What Does The Future Hold For The Humble Bumble Bee? | Amoils.com
Facts and figures on the bumble bee
The United States is home to fifty bumble bee species, and researchers at the University of Illinois examined eight of them. Of these 8 species, 4 had declined an average of 96% in total abundance, and now occupy just 13% of their previous geographic range in just 20 years. They say that the bumble bee deaths may or may not be related to the ongoing colony collapse phenomenon that is affecting honey bees.
These kind of reports and figures are always worrying because firstly, no one wants to hear of the decline of any wild life species and secondly, we have always been told that without bees to pollinate our food crops, humans would die off in just 4 years. Although it is now said that this is just an urban myth, there is no getting away from the fact that a world without bees would be a world with far fewer humans because there would be much less for them to eat without bees pollinating so many of our food crops.
Why are bumble bees at risk?
Bumble bees are in danger in many developed countries due to their habitat destruction and of course pesticides. Both the UK and Ireland have reported a serious decline in species, with the resulting fear of large-scale changes to the countryside, leading to inadequate pollination of certain plants. In response to this threat, the world’s first bumble bee sanctuary was established at Vane Farm in the Loch Leven National Nature Reserve in Scotland in 2008.
You might be tempted to lump all bees together but bumble bees are large, hairy social insects with a lazy buzz and clumsy, bumbling flight. We all know the phrase “bumbling along”. Many of them are black and yellow and are very popular with most people together with ladybirds and butterflies. They are popularly used in stories and illustrations for children’s books. Although the queen and worker bumble bees can sting, you don’t often see their stings because bumble bees are reluctant to use them.
Bumble bees are important pollinators of both crops and wildflowers. They are increasingly used in agriculture as pollinators because they can pollinate plant species that other pollinators cannot by using a technique known as buzz pollination. They are often placed in greenhouse tomato production because the frequency of buzzing that a bumble bee exhibits effectively releases tomato pollen. But their agricultural use is limited to pollination. They are not useful as honey producers because bumble bees do not overwinter the entire colony but like their honey bee relatives, bumble bees feed on nectar and gather pollen to feed their young.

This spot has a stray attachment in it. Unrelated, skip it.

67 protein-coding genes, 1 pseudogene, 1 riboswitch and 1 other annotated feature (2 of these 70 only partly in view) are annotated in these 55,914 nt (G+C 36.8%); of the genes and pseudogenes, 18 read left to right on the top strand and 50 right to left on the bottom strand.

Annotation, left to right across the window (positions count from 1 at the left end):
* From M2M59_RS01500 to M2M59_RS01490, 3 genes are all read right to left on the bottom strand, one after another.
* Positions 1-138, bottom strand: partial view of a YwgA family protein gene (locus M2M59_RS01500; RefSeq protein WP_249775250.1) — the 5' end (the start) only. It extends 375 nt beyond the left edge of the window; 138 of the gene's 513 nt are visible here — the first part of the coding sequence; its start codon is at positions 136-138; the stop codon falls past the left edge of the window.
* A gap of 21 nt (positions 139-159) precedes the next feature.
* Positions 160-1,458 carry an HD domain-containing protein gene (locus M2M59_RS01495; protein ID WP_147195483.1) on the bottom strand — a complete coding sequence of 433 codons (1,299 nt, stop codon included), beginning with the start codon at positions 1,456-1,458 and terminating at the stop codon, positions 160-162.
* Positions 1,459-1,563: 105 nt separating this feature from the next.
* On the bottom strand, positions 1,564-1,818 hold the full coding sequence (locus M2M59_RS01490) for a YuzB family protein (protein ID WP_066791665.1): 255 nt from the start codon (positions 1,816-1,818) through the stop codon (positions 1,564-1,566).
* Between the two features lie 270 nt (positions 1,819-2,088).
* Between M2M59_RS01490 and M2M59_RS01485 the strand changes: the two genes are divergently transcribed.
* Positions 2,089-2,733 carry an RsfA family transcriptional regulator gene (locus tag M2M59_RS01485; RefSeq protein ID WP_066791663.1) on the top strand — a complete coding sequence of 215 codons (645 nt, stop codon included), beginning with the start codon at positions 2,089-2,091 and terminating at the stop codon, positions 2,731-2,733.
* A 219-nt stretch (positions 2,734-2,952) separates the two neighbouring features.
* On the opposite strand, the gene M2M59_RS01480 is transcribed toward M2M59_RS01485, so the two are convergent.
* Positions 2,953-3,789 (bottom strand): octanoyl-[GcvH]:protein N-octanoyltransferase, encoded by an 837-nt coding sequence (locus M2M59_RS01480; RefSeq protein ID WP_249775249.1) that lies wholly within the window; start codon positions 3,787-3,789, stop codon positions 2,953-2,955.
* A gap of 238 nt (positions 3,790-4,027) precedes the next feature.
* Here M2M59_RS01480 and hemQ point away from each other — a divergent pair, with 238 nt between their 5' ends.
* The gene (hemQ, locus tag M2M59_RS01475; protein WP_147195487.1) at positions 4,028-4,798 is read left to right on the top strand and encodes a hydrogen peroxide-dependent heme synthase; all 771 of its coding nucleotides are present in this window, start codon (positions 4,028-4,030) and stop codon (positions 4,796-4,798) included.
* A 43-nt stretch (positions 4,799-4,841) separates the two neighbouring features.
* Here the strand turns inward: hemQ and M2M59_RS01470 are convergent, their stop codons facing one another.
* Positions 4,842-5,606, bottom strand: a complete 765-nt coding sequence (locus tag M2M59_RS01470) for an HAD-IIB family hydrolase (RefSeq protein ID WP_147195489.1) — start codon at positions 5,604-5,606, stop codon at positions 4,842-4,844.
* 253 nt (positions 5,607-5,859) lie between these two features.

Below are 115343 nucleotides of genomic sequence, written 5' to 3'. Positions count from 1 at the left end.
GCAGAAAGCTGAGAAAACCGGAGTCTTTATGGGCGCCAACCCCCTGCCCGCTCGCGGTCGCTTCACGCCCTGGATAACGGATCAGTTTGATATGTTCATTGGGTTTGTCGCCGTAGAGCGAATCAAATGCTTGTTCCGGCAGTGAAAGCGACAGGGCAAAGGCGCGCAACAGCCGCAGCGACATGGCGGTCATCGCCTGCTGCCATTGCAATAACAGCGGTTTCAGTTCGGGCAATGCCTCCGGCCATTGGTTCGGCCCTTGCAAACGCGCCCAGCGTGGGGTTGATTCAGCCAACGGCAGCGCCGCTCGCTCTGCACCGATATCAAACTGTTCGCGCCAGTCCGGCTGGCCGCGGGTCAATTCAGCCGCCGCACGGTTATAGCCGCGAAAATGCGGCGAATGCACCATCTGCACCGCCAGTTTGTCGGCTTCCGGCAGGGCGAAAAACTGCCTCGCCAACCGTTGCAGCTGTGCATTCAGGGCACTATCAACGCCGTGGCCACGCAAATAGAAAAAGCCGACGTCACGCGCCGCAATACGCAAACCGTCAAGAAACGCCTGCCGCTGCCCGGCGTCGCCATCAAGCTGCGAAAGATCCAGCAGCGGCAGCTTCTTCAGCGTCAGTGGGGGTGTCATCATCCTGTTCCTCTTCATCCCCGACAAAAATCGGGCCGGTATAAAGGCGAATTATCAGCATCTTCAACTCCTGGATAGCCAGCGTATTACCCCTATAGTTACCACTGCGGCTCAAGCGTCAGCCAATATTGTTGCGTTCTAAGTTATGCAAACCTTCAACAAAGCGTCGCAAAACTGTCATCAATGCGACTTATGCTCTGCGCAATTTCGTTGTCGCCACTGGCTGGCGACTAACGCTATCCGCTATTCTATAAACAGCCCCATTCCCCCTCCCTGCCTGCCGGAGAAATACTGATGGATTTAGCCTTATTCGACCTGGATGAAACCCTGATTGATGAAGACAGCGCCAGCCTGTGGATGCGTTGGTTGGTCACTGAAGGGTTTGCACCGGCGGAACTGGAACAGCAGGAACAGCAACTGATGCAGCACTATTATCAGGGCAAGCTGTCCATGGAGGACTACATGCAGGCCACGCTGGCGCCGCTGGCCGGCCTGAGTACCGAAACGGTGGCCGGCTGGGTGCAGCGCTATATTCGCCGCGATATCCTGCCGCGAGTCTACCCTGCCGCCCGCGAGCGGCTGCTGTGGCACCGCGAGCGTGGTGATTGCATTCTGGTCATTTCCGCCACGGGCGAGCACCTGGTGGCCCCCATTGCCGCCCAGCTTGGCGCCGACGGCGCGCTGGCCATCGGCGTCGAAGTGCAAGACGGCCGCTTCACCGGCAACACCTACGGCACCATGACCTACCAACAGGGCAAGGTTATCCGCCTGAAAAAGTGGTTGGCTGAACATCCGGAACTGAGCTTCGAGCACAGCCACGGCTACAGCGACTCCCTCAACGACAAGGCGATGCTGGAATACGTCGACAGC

Today bumble bees are found mainly in northern temperate regions, spreading much further north than honey bees. Colonies exist on Ellesmere Island in northern Canada just 880 kilometers from the north pole. There are also a few native South American species while New Zealand has some naturalised species that were introduced some 100 years ago.
The author of the study at the University of Illinois, Sydney Cameron, says that the 50 species of bumble bees in the US are traditionally associated with prairies and with high alpine vegetations and that they are one of the most important pollinators of native plants. He adds that any decline could impact the efficiency of the US food production for many crops, such as cranberries, blueberries and tomatoes because bumble bees are especially good pollinators of these types of crops.
Unfortunately as yet no one has said for certain what exactly is causing this decline though many experts have their own theories such as pathogens, fungi, viruses, pesticides and herbicides.
This news comes at the same time as flocks of birds have been dropping dead from the skies and fish washing up on beaches. I hope that these happenings are being taken seriously and proper investigations are being conducted.